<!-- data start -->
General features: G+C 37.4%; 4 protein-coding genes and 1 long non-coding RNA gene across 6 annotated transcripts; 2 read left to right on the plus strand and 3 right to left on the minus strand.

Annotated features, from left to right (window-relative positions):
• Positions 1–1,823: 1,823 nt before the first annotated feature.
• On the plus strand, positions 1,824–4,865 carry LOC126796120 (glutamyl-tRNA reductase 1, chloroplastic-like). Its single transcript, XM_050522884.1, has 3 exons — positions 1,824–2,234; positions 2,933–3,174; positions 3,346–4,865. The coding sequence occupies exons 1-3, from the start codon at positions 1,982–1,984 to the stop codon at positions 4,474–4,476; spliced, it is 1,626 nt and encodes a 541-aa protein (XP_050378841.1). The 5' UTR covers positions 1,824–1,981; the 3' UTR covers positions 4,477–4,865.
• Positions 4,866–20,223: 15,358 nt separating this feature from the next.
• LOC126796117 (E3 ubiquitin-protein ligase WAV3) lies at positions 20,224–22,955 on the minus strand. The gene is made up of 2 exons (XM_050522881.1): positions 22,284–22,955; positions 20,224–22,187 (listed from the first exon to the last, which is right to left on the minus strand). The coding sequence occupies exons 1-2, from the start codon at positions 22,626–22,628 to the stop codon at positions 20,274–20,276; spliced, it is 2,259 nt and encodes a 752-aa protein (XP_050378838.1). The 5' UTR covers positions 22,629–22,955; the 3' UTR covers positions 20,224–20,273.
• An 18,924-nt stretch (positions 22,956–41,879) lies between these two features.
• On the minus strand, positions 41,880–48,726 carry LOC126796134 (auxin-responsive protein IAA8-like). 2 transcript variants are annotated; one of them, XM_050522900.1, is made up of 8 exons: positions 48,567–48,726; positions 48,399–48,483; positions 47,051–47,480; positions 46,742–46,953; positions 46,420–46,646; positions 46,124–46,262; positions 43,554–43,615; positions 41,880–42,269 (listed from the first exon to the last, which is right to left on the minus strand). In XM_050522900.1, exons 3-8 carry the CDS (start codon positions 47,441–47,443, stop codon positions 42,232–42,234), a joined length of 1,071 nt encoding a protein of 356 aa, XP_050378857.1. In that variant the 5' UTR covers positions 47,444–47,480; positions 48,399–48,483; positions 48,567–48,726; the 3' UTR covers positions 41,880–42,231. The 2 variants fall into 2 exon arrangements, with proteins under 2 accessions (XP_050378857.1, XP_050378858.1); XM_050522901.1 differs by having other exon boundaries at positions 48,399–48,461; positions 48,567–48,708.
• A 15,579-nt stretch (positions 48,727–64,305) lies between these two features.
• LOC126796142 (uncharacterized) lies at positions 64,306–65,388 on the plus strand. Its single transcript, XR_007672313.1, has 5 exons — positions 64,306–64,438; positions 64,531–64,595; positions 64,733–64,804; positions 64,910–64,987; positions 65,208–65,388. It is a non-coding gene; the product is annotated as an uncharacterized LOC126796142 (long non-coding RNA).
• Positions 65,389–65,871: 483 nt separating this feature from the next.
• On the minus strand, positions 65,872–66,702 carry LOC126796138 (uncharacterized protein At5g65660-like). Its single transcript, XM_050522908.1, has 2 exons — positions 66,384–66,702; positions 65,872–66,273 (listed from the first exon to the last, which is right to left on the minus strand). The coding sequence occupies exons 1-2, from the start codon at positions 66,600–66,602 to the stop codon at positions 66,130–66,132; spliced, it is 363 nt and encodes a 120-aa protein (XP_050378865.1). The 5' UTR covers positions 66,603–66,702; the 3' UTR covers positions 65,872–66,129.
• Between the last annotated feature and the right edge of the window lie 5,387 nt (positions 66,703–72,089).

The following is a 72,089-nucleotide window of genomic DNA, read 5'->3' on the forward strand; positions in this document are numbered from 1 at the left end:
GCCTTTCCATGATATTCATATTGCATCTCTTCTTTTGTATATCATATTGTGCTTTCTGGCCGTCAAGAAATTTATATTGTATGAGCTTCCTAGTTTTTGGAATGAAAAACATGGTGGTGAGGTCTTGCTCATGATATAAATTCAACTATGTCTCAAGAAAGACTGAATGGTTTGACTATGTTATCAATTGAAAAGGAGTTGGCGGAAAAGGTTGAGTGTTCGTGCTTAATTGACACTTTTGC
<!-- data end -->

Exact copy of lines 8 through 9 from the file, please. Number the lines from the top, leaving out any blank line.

• On the minus strand, positions 41,880–48,726 carry LOC126796134 (auxin-responsive protein IAA8-like). 2 transcript variants are annotated; one of them, XM_050522900.1, is made up of 8 exons: positions 48,567–48,726; positions 48,399–48,483; positions 47,051–47,480; positions 46,742–46,953; positions 46,420–46,646; positions 46,124–46,262; positions 43,554–43,615; positions 41,880–42,269 (listed from the first exon to the last, which is right to left on the minus strand). In XM_050522900.1, exons 3-8 carry the CDS (start codon positions 47,441–47,443, stop codon positions 42,232–42,234), a joined length of 1,071 nt encoding a protein of 356 aa, XP_050378857.1. In that variant the 5' UTR covers positions 47,444–47,480; positions 48,399–48,483; positions 48,567–48,726; the 3' UTR covers positions 41,880–42,231. The 2 variants fall into 2 exon arrangements, with proteins under 2 accessions (XP_050378857.1, XP_050378858.1); XM_050522901.1 differs by having other exon boundaries at positions 48,399–48,461; positions 48,567–48,708.
• A 15,579-nt stretch (positions 48,727–64,305) lies between these two features.